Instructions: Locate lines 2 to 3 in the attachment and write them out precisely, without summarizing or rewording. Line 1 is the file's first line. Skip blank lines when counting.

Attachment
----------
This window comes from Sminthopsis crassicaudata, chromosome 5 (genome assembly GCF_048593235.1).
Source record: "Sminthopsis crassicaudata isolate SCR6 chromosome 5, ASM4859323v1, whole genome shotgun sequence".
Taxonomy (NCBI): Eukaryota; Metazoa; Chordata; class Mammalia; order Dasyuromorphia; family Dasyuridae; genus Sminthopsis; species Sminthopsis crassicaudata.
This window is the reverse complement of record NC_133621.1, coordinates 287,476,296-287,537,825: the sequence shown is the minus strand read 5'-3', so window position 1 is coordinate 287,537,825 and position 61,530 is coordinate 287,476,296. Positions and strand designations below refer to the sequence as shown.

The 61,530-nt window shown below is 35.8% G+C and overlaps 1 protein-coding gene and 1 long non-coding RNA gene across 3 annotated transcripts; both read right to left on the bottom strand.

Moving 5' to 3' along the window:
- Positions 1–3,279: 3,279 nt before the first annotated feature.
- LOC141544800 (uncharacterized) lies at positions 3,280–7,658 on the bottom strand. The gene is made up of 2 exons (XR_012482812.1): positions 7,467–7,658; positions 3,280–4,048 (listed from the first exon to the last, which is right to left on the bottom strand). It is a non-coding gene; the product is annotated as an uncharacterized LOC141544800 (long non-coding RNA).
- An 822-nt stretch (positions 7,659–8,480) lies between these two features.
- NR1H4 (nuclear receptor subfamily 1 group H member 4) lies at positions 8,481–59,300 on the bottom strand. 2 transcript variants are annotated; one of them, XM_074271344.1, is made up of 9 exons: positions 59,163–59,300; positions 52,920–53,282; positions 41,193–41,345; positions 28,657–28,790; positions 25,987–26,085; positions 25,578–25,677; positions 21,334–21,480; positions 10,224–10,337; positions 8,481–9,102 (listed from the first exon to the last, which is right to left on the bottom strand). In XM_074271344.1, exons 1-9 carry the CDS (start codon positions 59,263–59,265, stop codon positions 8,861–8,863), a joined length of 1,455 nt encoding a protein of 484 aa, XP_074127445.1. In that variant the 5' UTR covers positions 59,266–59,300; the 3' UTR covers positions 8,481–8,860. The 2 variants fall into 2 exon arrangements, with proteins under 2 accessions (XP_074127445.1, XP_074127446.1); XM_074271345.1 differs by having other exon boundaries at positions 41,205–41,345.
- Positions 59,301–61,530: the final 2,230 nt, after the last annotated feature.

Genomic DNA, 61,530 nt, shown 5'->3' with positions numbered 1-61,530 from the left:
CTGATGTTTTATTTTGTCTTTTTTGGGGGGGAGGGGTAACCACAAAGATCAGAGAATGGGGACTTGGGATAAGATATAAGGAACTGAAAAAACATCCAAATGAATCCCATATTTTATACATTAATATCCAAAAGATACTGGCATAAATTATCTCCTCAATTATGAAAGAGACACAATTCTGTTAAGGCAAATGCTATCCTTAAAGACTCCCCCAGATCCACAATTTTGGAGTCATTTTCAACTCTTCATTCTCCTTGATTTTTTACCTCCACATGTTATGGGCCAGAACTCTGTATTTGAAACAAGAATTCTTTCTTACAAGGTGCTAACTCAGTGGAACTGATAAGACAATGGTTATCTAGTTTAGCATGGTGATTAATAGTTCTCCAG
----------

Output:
Source record: "Sminthopsis crassicaudata isolate SCR6 chromosome 5, ASM4859323v1, whole genome shotgun sequence".
Taxonomy (NCBI): Eukaryota; Metazoa; Chordata; class Mammalia; order Dasyuromorphia; family Dasyuridae; genus Sminthopsis; species Sminthopsis crassicaudata.